The Cost of Fame - Payola the Price for Popularity

alan freed.jpg

Ever wonder why that really terrible song keeps getting played on the radio?  That one that everyone knows, and everyone loathes.

I mean, it’s awful - annoying nursery rhyme of a melody and all!  And the beat… Imagine your grandfather dancing the Mashed Potato in slow motion, and you’ll know how that song makes me feel...

And yet --!

Every time you turn on your car - every time you go into the coffee shop on the corner - every time that commercial for the trendy department store plays - there’s that same damn song!

Did it ever occur to you that maybe some nefarious force - the mafia, the same people who assassinated Kennedy and faked the moon landing - that SOMEONE has conspired to make this song more widely heard than should ever the laws of nature and good taste should allow?  You’re not crazy…

That song isn’t getting played because it is beloved - it is getting played because someone is getting paid.

It’s called payola.

It’s how record companies manufacture hits - by paying cash to radio stations, DJs, and other tastemakers to push their songs over the would-be hits of others. Instead of natural selection and survival of the fittest, you have a rigged ecosystem. Those who are already rich and connected stay popular. Any challenger is at an automatic disadvantage - they have to rise on their own merits and in the limited airtime left over after the major labels have bought their fill.

All of this is legal, too - as long as the radio station makes a cursory acknowledgement that it’s happening. Consolidation of record labels and the vertical integration of media companies have only compounded the issue, making the line between illegal payola and corporate synergy much blurrier.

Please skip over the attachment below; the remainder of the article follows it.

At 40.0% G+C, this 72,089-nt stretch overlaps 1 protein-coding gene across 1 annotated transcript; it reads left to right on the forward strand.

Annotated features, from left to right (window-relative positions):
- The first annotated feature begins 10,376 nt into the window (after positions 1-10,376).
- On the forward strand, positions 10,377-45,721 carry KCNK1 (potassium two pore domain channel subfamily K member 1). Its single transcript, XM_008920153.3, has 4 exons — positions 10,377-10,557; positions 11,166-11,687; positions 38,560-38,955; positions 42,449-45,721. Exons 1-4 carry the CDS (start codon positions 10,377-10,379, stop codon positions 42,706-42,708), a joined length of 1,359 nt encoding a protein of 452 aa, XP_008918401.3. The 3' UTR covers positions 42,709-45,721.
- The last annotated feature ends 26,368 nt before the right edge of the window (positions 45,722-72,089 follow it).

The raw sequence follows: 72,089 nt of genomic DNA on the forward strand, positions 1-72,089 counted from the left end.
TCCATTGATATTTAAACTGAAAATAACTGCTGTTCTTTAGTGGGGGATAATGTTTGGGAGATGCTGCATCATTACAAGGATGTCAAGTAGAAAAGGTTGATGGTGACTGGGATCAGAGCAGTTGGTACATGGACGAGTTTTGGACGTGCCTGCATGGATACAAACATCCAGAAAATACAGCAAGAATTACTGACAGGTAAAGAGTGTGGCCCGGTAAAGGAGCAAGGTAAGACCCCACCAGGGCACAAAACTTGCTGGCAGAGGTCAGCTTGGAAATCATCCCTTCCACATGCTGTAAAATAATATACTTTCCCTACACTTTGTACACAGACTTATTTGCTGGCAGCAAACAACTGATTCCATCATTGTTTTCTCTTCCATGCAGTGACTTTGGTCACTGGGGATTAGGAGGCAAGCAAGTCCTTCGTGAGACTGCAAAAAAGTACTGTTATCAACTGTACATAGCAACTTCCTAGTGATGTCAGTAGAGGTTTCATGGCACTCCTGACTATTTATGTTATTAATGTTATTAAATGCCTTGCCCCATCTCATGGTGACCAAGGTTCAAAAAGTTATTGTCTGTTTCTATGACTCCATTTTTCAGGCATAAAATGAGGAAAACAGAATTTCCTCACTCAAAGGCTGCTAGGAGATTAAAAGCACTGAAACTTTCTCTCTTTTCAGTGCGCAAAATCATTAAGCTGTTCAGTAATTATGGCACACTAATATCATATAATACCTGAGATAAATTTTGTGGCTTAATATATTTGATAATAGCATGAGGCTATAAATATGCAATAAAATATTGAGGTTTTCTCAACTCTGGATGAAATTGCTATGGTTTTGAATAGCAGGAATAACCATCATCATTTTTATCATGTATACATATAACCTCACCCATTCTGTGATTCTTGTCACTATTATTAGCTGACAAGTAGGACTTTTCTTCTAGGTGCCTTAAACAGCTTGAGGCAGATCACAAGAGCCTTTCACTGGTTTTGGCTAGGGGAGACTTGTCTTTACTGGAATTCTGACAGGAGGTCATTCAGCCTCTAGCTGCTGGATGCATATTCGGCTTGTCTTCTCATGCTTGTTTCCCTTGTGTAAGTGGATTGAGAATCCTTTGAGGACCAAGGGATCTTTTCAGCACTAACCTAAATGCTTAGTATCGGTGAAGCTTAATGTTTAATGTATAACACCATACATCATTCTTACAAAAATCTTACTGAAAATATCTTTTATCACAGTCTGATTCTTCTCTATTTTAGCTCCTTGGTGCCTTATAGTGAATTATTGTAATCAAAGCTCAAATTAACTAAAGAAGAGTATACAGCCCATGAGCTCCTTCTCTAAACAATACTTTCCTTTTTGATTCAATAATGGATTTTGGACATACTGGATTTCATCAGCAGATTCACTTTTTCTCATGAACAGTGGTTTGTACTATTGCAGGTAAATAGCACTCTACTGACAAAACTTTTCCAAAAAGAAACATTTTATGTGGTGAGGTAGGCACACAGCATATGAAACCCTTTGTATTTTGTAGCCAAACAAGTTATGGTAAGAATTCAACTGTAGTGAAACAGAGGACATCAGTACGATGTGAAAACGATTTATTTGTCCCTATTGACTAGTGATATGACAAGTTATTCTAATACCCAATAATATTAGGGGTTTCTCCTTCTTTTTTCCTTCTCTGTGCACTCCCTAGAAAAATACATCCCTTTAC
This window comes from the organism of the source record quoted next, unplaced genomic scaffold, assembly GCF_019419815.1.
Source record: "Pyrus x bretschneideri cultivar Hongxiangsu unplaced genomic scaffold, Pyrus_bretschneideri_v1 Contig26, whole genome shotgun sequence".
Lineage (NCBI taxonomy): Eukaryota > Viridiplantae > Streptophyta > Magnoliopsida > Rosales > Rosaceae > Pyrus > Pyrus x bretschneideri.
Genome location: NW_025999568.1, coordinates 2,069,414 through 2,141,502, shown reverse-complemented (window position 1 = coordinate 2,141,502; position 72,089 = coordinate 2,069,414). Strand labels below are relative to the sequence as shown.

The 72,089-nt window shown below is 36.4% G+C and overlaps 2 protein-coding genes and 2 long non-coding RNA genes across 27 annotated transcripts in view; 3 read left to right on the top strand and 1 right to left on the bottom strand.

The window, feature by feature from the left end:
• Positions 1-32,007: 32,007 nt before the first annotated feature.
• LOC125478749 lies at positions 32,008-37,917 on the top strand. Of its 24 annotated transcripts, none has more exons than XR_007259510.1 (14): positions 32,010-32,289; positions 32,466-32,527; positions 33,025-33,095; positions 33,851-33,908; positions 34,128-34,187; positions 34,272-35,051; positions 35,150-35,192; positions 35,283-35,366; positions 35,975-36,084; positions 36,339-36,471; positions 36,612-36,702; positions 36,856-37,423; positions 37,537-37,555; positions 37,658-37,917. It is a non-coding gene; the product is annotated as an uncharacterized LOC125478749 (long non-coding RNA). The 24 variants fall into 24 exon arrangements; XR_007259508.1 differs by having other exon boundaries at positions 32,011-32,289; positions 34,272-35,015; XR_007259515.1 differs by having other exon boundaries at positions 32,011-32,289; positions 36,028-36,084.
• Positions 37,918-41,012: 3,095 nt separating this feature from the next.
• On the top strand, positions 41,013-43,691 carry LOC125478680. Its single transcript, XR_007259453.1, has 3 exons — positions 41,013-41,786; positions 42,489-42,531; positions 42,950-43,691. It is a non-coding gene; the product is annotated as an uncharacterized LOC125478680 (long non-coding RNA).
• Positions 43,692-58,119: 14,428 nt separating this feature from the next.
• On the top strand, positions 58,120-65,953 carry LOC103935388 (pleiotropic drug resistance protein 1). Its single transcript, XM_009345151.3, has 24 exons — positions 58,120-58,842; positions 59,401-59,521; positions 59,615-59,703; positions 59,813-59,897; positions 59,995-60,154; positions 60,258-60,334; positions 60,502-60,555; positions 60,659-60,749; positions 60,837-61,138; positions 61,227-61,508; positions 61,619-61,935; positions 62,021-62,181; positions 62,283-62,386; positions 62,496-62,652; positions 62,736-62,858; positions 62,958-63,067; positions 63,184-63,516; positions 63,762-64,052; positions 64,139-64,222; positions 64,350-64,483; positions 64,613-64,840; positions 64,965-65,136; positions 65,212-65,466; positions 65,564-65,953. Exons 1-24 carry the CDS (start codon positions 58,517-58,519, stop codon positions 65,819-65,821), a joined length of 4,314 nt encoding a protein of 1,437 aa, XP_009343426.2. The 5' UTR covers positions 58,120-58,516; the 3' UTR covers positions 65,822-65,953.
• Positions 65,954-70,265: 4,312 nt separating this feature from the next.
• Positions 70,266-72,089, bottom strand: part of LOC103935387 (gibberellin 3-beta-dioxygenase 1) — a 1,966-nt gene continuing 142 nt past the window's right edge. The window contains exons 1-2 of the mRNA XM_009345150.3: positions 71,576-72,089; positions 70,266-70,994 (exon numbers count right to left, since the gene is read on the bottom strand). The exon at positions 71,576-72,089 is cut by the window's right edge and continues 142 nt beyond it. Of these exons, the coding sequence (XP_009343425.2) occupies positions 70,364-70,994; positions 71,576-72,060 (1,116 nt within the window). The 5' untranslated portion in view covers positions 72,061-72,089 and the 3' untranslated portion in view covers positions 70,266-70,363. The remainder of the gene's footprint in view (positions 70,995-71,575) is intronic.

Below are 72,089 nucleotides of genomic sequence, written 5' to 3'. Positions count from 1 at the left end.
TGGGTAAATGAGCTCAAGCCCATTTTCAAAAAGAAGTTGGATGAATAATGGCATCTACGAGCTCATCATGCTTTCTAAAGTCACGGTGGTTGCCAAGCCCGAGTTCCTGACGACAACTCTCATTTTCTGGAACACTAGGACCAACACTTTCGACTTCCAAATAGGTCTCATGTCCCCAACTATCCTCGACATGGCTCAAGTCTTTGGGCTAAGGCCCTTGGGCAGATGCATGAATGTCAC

Payola first came to public attention in the early days of rock and roll radio. Kingmakers like Alan Freed and Dick Clark came under scrutiny for receiving cash payments and honorary songwriting credits that earned them royalties - on songs that were then featured during their wildly popular shows. There’s a major thread of rock and roll that thrives on rebellious individuality - on authenticity. The idea that these men weren’t picking the hits based on good taste, but towing a corporate line - well, it ended more than one career.

Clark abruptly divested himself of these interests in an effort to save his lucrative career as host of American Bandstand. Freed was less lucky - his image as an intuitive DJ playing by his own rules was dashed away in one fell swoop. He lost a succession of jobs in a short time and drifted into a fatal bout of alcoholism.

And none of this even addresses the murky, sometimes violent scenarios that transpired when the mob got in on the game. Some say they effectively owned the careers of such stalwarts as Jackie Wilson and Tommy James.

(I’m sure the Shondells would have done fine on their own.)

In our fictional Flashback to Never world, it’s possible that WF2N DJs could have fallen into the habit of accepting the kind of cash considerations that felled Freed. Those early rock and roll DJs were not always well paid, and that made them cheap targets of opportunity for those trying to orchestrate the careers of their artists…

So, what do you think?  Which songs from F2N can only be explained away by payola?  Which songs get your goat - and force it to dance right under your skin?